Jarana, who faces the daunting task of turning the flag carrier around, said layoffs and other cuts were unavoidable as he contends with a draining cost-to-income ratio of 108 percent.
"SAA cannot carry the same workforce, whether it is pilots, cabin crew or administration," he told Reuters. "We have to make some tough decisions to save the airline. There cannot be sacred cows when it comes to SAA."
He declined to put a number to the job losses, but two sources familiar with his plan said the state-owned carrier was likely to cut between 1,000 and 1,500 people via a combination of layoffs and voluntary redundancies to bring its employee-per-aircraft ratio in line with regional competitors.
The numbers include roughly 300 flight attendants, according to one of the sources. Some of the carrier's 700 pilots, encouraged to look for jobs elsewhere, have drafted their own severance pay offer to SAA, the second source said.
In a dramatic fall from grace over the past decade, SAA has lost its place as Africa's biggest airline and a symbol of patriotic pride to become a source of frustration for taxpayers who have forked out more than 30 billion rand ($2.3 billion) since 2012 to keep it in the air.
SAA's woes are emblematic of the struggles of traditional flag carriers around the world, such as Malaysia Airlines, Air India and Air France-KLM. These airlines are contending with low-cost rivals and a spike in oil prices, which puts pressure on those with the highest labour and other non-fuel costs.
The problems are also an illustration of the malaise afflicting the airline industry in Africa, whose airlines have the weakest finances and emptiest planes of any region of the world.
Jarana told Reuters he was also setting up other moves to reduce the airline's 33.5 billion rand operating costs. They include squeezing suppliers for better deals and cutting back on its number of flights to London from twice to once a day.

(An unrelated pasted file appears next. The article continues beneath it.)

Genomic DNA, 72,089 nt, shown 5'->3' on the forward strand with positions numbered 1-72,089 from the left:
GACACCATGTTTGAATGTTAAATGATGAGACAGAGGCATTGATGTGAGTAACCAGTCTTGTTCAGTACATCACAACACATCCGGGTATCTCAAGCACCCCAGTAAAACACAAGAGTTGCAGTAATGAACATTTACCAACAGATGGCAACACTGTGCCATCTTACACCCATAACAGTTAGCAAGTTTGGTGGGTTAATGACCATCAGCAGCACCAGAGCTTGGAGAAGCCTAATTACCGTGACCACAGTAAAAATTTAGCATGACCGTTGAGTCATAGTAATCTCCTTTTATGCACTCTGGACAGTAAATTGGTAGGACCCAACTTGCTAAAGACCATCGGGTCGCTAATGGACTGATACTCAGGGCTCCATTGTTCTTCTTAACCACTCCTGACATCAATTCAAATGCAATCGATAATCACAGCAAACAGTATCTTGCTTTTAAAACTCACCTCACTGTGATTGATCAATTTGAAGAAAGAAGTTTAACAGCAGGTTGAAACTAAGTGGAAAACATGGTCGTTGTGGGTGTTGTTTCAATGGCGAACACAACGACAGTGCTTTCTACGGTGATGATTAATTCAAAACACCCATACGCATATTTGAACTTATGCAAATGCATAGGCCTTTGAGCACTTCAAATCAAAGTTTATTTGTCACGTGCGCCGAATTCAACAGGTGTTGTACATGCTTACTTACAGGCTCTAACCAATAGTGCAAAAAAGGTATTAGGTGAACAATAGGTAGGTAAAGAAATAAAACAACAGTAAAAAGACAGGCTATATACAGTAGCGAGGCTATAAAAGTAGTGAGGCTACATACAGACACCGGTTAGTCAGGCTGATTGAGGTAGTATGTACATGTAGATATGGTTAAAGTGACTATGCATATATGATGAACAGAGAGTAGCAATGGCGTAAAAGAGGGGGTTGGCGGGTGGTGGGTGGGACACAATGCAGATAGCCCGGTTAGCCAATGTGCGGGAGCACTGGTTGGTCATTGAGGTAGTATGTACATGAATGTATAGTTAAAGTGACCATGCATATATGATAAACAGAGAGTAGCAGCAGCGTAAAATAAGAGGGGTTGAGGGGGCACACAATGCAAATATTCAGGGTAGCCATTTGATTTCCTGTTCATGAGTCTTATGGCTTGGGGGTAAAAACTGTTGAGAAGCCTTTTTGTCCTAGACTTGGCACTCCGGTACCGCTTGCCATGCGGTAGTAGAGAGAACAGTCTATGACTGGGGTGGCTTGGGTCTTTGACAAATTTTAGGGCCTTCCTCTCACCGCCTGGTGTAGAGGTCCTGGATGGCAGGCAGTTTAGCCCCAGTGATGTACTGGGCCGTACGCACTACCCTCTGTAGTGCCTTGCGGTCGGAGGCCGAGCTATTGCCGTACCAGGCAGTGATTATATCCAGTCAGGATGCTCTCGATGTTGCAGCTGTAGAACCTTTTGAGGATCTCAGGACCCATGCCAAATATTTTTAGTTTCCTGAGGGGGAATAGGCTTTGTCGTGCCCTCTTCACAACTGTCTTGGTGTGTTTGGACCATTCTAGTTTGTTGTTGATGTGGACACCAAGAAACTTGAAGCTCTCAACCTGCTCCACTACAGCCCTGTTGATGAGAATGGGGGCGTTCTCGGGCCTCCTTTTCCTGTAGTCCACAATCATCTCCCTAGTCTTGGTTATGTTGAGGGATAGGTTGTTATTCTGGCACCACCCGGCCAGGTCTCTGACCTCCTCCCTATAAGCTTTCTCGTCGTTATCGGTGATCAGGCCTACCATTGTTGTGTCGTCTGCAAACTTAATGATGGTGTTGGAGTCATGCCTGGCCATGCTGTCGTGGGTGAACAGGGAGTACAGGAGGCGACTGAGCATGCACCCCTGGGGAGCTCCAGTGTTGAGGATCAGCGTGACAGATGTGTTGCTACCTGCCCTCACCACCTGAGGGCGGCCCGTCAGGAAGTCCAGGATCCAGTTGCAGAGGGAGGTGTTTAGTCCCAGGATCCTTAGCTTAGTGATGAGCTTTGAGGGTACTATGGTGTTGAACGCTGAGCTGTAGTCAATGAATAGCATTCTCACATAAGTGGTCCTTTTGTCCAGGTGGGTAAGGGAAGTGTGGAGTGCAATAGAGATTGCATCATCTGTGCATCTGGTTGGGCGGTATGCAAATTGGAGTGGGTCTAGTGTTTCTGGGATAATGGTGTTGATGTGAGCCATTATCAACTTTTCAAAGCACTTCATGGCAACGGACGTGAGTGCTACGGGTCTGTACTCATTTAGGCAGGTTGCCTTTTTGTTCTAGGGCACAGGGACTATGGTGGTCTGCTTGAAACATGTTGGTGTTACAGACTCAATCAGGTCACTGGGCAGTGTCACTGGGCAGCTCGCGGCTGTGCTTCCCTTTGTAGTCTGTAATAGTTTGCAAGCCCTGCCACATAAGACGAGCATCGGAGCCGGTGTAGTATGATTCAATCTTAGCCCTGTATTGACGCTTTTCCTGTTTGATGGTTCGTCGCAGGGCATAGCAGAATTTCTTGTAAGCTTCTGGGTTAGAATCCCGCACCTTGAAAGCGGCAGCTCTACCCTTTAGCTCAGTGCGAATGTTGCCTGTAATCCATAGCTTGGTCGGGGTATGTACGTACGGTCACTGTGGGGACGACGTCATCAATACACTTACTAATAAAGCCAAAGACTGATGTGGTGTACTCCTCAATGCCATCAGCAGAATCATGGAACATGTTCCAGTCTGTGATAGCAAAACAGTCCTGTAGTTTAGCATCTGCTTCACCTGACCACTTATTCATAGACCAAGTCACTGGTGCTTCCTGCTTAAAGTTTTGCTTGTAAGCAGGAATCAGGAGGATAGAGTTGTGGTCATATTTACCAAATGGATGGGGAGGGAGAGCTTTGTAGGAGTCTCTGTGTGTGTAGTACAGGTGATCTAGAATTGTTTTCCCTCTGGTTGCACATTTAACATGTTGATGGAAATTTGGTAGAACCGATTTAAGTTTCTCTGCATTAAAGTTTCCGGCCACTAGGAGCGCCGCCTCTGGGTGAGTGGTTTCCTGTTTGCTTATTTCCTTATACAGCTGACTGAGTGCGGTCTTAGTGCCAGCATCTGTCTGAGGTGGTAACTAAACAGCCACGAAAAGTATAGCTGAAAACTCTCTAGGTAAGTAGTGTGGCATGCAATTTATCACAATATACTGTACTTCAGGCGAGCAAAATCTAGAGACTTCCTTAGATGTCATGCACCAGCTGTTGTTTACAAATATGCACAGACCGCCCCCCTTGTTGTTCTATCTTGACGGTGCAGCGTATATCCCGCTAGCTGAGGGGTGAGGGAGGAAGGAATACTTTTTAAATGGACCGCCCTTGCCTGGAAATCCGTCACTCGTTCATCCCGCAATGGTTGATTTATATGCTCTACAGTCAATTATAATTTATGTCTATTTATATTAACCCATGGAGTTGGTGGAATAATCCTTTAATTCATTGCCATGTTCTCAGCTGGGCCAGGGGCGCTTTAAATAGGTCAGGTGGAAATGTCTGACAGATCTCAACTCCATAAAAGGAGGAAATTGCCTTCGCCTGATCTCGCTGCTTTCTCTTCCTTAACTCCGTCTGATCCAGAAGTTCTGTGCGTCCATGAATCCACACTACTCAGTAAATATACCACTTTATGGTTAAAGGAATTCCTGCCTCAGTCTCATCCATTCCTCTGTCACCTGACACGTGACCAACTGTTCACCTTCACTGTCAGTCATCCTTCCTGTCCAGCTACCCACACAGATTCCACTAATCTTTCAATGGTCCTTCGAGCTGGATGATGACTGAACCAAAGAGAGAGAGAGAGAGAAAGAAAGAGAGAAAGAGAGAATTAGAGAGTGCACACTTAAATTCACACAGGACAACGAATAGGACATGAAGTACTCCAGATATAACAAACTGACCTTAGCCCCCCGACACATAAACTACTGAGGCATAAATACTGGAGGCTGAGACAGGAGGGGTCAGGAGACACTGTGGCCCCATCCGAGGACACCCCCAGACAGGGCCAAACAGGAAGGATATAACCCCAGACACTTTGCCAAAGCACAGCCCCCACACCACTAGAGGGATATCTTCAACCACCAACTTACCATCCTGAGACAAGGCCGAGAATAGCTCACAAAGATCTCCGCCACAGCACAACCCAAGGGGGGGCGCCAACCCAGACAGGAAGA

The carrier makes its biggest losses on the London route because it faces fierce competition that expose its inefficiencies.
"My view is that the starting point to getting out of the hole is to stop digging, you stop doing the things that sink you deeper into trouble," Jarana said in his office near O.R. Tambo International Airport in Johannesburg.
AFRICAN AIR INDUSTRY LAGS
Although the global industry is looking at another profitable year in 2018, much of the money is in the United States where legacy carriers have been through years of restructuring.
Africa is the weakest region of all, with airlines struggling to improve load factors - percentage of seats filled - from the world's lowest level of 61.5 percent in 2018, compared with 81.7 percent globally, according to International Air Transport Association forecasts.
SAA employs just over 10,000 people and has 64 aircraft, putting its employee-per-plane ratio at 160. That compares with just over 130 employees per aircraft for Ethiopian Airlines , which has overtaken SAA to be become the biggest airline by revenue and profit in recent years.
However, the ratio is below 190 employees per aircraft at Air India, a debt-laden and loss-making carrier that last month failed to attract a single bidder for the government's 76 percent stake.
Despite carrying roughly the same number of passengers annually - around 10 million - Ethiopian Airlines makes more than $200 million annual profit while SAA extended its losing streak to the sixth year in 2017 when it suffered a hefty $400 million loss.
Ethiopian Airlines has bucked the African trend and has been expanding fast, thanks in part to a geographical position that enables it to serve as a hub in competition with Gulf carriers and to a young, modern fleet.
PRESIDENT'S POLITICAL DILEMMA
While investors are likely to welcome Jarana's blueprint, it could put him on a collision course with politicians a year before the national elections.
South African President Cyril Ramaphosa faces a dilemma.
He wants to wean SAA off its state support, which is a major risk to South Africa's credit rating, and burnish his economic reformist credentials. Yet mass layoffs could prove politically unpalatable in a country where a quarter of adults are unemployed.
However BNP Paribas South Africa senior economist Jeff Schultz said the government had little choice but to take the political hit at the polls from turnaround plans at inefficient state firms like SAA and power utility Eskom.
"Large cuts to state-owned companies' workforces are probably unavoidable and necessary at this juncture, even as the ruling African National Congress is going into an election year," he said.
To cushion the blows, however, Jarana said he had been talking to other airlines about offloading some pilots and flight attendants to them, without naming the carriers.
The plan comes at a time when there is a growing shortage of pilots across the airline industry.
"We have got excess pilots and we are signing up contracts for them so that they are not put out on the street," said Jarana, a former executive at telecom company Vodacom. "That is what we have been working on in the past five months."